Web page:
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Sanju's story

Jul 2, 2013

Neal Riordan

A Kamlari is a young Nepali girl who is sent away to work as an indentured servant in a wealthy household, often for her whole childhood. The practice has been illegal in Nepal since 2006 but it remains common, especially in communities where people have historically worked as bonded laborers. These people are now “free”, but, without land or means, many still resort to sending their daughters into which is essentially slavery  -  for as little as $12 a year. We and our partners are doing our best to protect as many of these girls – like Sanju, below – as we can.

My name is Sanju and I was a kamlari. I come from a very poor village and, when my mother ran away three years ago, it became impossible to hold the family together. My brother had already dropped out of school to work, and my father, even in his old age, was working as a laborer when he could.  So they sent me to work as a kamlari. I was 10.

It was very hard for me, physically and emotionally. While the other children of my age were going to school and learning new things, I was taking care of someone else’s babies. I worked 14 hours every day, cooking and cleaning up. The family acted like they owned me and the work was so overwhelming I just wished I could run away. I would cry, but nobody seemed to care. They didn’t even give me enough to eat so I had to resort to stealing food at night sometimes.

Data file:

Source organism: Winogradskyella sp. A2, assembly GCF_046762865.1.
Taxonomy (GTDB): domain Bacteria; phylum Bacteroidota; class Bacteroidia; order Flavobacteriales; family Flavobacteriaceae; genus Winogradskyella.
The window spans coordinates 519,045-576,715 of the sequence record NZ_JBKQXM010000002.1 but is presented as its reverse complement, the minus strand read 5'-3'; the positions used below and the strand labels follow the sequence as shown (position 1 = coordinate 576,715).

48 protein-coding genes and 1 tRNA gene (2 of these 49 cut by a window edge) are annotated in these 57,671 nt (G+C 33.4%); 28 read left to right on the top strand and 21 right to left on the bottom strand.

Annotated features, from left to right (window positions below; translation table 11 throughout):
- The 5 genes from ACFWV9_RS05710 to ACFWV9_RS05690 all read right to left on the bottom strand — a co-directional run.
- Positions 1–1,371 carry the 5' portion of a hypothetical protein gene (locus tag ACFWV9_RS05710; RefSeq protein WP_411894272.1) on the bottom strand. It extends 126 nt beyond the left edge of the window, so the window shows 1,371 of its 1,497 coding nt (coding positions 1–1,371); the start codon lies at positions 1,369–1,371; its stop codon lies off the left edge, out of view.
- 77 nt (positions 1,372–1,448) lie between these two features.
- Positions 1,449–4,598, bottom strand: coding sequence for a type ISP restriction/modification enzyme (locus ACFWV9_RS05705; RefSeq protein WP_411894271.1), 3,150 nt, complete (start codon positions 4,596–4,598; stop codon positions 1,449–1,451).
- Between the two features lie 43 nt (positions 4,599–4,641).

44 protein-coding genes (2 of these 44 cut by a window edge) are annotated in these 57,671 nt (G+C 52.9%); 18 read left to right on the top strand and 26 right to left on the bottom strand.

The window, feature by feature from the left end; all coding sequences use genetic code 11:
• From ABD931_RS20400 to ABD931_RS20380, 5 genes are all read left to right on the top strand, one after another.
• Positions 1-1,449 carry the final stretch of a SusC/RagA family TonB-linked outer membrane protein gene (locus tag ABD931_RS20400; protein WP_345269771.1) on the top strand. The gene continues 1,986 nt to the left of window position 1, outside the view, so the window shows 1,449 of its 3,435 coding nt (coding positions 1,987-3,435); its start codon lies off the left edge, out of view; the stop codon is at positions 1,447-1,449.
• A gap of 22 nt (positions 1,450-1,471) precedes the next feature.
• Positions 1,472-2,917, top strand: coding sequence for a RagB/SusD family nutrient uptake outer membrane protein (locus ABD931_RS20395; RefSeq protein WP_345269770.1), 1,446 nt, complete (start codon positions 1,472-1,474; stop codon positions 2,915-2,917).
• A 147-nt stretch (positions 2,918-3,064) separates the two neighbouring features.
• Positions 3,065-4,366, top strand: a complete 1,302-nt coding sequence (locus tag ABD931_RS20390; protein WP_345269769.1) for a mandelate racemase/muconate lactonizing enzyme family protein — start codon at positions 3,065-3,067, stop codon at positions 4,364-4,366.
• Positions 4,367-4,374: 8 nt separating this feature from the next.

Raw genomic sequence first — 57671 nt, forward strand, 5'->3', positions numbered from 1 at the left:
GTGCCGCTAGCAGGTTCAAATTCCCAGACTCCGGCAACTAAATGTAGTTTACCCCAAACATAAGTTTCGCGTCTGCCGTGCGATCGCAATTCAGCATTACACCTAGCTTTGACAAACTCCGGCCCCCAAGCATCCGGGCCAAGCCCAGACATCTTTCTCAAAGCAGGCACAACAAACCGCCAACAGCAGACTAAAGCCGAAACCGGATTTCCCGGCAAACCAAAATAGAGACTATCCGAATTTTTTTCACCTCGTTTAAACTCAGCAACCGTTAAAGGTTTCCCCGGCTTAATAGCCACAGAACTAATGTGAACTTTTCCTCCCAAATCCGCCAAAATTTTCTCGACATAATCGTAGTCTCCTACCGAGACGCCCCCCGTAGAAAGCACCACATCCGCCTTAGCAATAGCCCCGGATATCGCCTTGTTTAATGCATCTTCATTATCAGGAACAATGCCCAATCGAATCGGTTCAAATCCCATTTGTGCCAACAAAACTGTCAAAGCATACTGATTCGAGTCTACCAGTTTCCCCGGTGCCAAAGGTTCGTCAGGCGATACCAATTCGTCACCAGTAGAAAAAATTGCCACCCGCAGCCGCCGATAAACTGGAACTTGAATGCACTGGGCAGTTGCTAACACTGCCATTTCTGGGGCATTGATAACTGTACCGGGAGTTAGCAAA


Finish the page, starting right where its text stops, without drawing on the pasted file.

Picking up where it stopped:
I suffered like this for two years until I was freed [by a community group] and could return to my little family. When Stop Girl Trafficking was introduced in my school, I was selected and it is only because of this that I can go to school. Even though my life is not easy at home, I am so happy to be able to attend school. I finally feel safe, knowing I will get to study instead of being sent away again.

 

Sanju Kumari Choudhary
Shree Siddhanath Primary School, Grade 5

Read More About:
Children
Education
Nepal
Trafficking Prevention
Women

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